Melissa Sanera
Melissa Sanera will be teaching World History II in the 9th grade and Psychology to 11th and 12th graders. She has an B.A. in Economics from Arizona State University and an M.A. in Secondary Education from the University of Phoenix. Previously, she taught World History at D.A. Smith Middle School and has been a substitute teacher at HA. Melissa is a certified Yoga Instructor who loves to travel, read, sing, and listen to podcasts. Her husband, Matt, is an air force pilot, and she has two children at HA: Eli, who is in the 10th grade and Amie, who is in the 8th grade. Melissa discovered her love for teaching, to begin with, by teaching yoga. In her own words, she “loves inspiring young people to develop a passion for history and civics and help them make connections of things they learn in the classroom to their everyday lives.” She decided to teach at HA because she loves the family atmosphere and the culture of the school. Having lived abroad, herself, she is particularly excited about HA’s mission to developing global awareness in the students.





Carly Williams will be working in Extended Day and Coaching our JV volleyball team. She comes to us from Emmanuel Christian where she was a PE teacher and coach. She holds an associate degree from Enterprise State, but is currently pursuing an undergraduate degree in education. Carly’s and her husband, Don, have two children. Don, Jr., is a junior at Houston Academy. She has a daughter, who she home schools, but Carly hopes to bring her to HA next year. Carly maintains that her children would say her “chief hoppy is laundry”! In actuality, she enjoys coaching, gardening, decorating, traveling, and watching any sport in which her children are involved. Carly sought out HA for her son because she wanted the higher level of education that HA provides. She grew up in Dothan and graduated from Dothan High, but she a strong believer in Houston Academy.



Jack Whigham

Jack Whigham will be teaching 7th grade Pre-algebra and Honors Geometry. Additionally, he will serve as Head Wrestling Coach, Associate Athletic Director, and Assistant Football Coach. Jack is a Graduate of Auburn University with a B.S. in Secondary Math Education. Jack has spent 27 years in public education, most recently at Opp High School, where he was head football coach, athletic director, and teacher of everything from pre-Algebra to Honors Geometry. He has three children who will all be involved in HA. His son, Peyton, is a student at Troy University, and he is an assistant coach on our football staff. His other two sons, Cade and Brady, will be joining us in the 9th and 7th grades, respectively. In his spare time, Jack enjoys sports, fishing, cards, and church activities. He became a teacher in order to be a positive influence on children. He truly believes that teaching is a God-ordained calling, and he feels that he is following that calling.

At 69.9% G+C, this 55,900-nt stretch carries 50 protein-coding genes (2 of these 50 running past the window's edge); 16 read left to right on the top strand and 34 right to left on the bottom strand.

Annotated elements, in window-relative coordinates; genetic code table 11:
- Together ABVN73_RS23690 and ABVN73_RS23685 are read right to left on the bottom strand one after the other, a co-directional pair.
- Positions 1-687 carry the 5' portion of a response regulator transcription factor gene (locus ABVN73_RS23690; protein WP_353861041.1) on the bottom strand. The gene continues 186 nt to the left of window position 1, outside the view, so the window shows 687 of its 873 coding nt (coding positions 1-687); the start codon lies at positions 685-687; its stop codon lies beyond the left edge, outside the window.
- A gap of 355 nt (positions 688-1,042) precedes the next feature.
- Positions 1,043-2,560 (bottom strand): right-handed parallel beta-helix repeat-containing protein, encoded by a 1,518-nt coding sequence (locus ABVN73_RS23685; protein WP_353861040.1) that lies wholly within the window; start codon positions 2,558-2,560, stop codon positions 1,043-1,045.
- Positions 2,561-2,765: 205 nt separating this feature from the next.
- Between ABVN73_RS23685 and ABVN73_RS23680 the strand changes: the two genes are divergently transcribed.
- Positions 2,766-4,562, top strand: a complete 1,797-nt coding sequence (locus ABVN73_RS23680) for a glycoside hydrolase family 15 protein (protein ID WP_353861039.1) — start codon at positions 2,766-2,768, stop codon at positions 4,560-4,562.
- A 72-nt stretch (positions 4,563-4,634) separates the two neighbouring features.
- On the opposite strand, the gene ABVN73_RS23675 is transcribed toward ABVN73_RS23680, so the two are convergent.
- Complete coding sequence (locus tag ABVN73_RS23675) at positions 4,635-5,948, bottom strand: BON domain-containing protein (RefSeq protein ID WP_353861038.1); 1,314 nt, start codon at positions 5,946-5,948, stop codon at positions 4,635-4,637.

Carol Wright
Carol Wright will be teaching Honors and CP Algebra II, Algebra III, and will be serving as our Camp Rock sponsor. She studied Business Administration and Mathematics Education at Troy University and earned an M.A. in Educational Leadership from Auburn University. She recently retired from Dothan High School. She has two sons, Colby and Baily, both of whom graduated from Houston Academy. She enjoys reading, going to the beach, and “binge watching everything!” She was called to teach after originally thinking she wanted to be a part of the business world. Her sister encouraged her to become a math teacher, and after observing several math teachers, herself, she decided that was her life’s calling. She decided to come to HA because of her children’s’ experience at HA as students from 4P to 12th grade, and she is excited to be involved with the HA family in a different way.

I am truly thrilled at the caliber people who have chosen to join the HA family this year. Please make them all feel welcome!

Go Raiders!


Dr. Scott Phillipps

Monday, March 5, 2018

Buying a Ticket Doesn't Give You The Right to Say Anything You Want!

The other night at a varsity boys soccer game I was forced to confront a group of fans from an opposing school. They were swearing and being obnoxious, but that is not what got my dander up. What made me speak to these parents is the fact that they were targeting individual HA players for harassment.

When I went over to speak to them, one mother screamed at me, "FREEDOM OF SPEECH!"

No.

Wrong.

"Freedom of speech" is a political construct. It doesn't give you the right to harass children at a sporting event. Yes, you have the right to say what you want without legal consequence, but then I have the right to let you finish your offensive speech from the confines of your car on the way back to your home.

The thing that amazed me in this instance is that these adults actually thought they were in the right. I heard one parent say to another," I thought part of being a parent was being obnoxious cheering for your kids?!"

No.

Wrong.